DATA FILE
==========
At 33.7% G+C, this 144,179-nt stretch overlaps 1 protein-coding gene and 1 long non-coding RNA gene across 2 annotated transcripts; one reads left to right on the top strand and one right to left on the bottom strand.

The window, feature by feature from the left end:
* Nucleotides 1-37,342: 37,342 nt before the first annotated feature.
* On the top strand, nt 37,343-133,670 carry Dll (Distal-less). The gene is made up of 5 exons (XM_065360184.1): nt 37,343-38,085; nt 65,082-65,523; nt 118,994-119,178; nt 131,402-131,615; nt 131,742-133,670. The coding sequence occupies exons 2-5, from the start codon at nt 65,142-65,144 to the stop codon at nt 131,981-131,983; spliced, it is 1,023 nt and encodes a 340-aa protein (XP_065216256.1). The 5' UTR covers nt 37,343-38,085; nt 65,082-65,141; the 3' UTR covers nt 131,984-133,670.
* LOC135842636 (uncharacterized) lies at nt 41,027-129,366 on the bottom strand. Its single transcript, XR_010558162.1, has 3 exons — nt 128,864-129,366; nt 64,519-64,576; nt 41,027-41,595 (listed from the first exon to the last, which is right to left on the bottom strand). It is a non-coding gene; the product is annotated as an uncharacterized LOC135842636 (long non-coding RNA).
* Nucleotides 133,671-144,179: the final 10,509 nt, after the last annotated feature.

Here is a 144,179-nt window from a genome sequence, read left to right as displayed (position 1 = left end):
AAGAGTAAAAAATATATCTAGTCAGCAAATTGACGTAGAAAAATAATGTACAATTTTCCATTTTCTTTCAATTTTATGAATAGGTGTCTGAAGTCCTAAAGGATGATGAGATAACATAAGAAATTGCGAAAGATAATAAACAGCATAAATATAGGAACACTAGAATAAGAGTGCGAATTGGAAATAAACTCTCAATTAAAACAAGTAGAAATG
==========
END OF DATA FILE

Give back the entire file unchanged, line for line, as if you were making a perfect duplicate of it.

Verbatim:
At 33.7% G+C, this 144,179-nt stretch overlaps 1 protein-coding gene and 1 long non-coding RNA gene across 2 annotated transcripts; one reads left to right on the top strand and one right to left on the bottom strand.

The window, feature by feature from the left end:
* Nucleotides 1-37,342: 37,342 nt before the first annotated feature.
* On the top strand, nt 37,343-133,670 carry Dll (Distal-less). The gene is made up of 5 exons (XM_065360184.1): nt 37,343-38,085; nt 65,082-65,523; nt 118,994-119,178; nt 131,402-131,615; nt 131,742-133,670. The coding sequence occupies exons 2-5, from the start codon at nt 65,142-65,144 to the stop codon at nt 131,981-131,983; spliced, it is 1,023 nt and encodes a 340-aa protein (XP_065216256.1). The 5' UTR covers nt 37,343-38,085; nt 65,082-65,141; the 3' UTR covers nt 131,984-133,670.
* LOC135842636 (uncharacterized) lies at nt 41,027-129,366 on the bottom strand. Its single transcript, XR_010558162.1, has 3 exons — nt 128,864-129,366; nt 64,519-64,576; nt 41,027-41,595 (listed from the first exon to the last, which is right to left on the bottom strand). It is a non-coding gene; the product is annotated as an uncharacterized LOC135842636 (long non-coding RNA).
* Nucleotides 133,671-144,179: the final 10,509 nt, after the last annotated feature.

Here is a 144,179-nt window from a genome sequence, read left to right as displayed (position 1 = left end):
AAGAGTAAAAAATATATCTAGTCAGCAAATTGACGTAGAAAAATAATGTACAATTTTCCATTTTCTTTCAATTTTATGAATAGGTGTCTGAAGTCCTAAAGGATGATGAGATAACATAAGAAATTGCGAAAGATAATAAACAGCATAAATATAGGAACACTAGAATAAGAGTGCGAATTGGAAATAAACTCTCAATTAAAACAAGTAGAAATG